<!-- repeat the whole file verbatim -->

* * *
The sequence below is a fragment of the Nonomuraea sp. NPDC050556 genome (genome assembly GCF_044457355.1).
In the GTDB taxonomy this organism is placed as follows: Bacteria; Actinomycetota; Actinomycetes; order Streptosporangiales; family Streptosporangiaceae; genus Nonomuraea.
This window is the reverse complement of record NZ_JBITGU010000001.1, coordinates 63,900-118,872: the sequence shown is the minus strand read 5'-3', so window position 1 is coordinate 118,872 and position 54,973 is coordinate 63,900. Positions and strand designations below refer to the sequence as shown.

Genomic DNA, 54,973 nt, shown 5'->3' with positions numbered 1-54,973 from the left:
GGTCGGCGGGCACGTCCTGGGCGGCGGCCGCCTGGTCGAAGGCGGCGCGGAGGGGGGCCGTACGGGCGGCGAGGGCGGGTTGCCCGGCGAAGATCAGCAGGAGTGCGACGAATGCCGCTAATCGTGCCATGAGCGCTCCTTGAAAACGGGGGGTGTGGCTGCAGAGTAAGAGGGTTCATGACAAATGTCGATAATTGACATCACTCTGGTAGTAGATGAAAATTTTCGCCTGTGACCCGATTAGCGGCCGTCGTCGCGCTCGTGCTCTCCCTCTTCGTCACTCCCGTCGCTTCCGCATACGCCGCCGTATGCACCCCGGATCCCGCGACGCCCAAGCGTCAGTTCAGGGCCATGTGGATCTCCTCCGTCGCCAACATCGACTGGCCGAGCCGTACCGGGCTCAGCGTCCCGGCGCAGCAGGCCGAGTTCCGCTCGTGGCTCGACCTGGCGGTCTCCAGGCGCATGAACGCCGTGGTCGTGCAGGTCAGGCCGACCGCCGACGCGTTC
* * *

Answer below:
The sequence below is a fragment of the Nonomuraea sp. NPDC050556 genome (genome assembly GCF_044457355.1).
In the GTDB taxonomy this organism is placed as follows: Bacteria; Actinomycetota; Actinomycetes; order Streptosporangiales; family Streptosporangiaceae; genus Nonomuraea.
This window is the reverse complement of record NZ_JBITGU010000001.1, coordinates 63,900-118,872: the sequence shown is the minus strand read 5'-3', so window position 1 is coordinate 118,872 and position 54,973 is coordinate 63,900. Positions and strand designations below refer to the sequence as shown.

Genomic DNA, 54,973 nt, shown 5'->3' with positions numbered 1-54,973 from the left:
GGTCGGCGGGCACGTCCTGGGCGGCGGCCGCCTGGTCGAAGGCGGCGCGGAGGGGGGCCGTACGGGCGGCGAGGGCGGGTTGCCCGGCGAAGATCAGCAGGAGTGCGACGAATGCCGCTAATCGTGCCATGAGCGCTCCTTGAAAACGGGGGGTGTGGCTGCAGAGTAAGAGGGTTCATGACAAATGTCGATAATTGACATCACTCTGGTAGTAGATGAAAATTTTCGCCTGTGACCCGATTAGCGGCCGTCGTCGCGCTCGTGCTCTCCCTCTTCGTCACTCCCGTCGCTTCCGCATACGCCGCCGTATGCACCCCGGATCCCGCGACGCCCAAGCGTCAGTTCAGGGCCATGTGGATCTCCTCCGTCGCCAACATCGACTGGCCGAGCCGTACCGGGCTCAGCGTCCCGGCGCAGCAGGCCGAGTTCCGCTCGTGGCTCGACCTGGCGGTCTCCAGGCGCATGAACGCCGTGGTCGTGCAGGTCAGGCCGACCGCCGACGCGTTC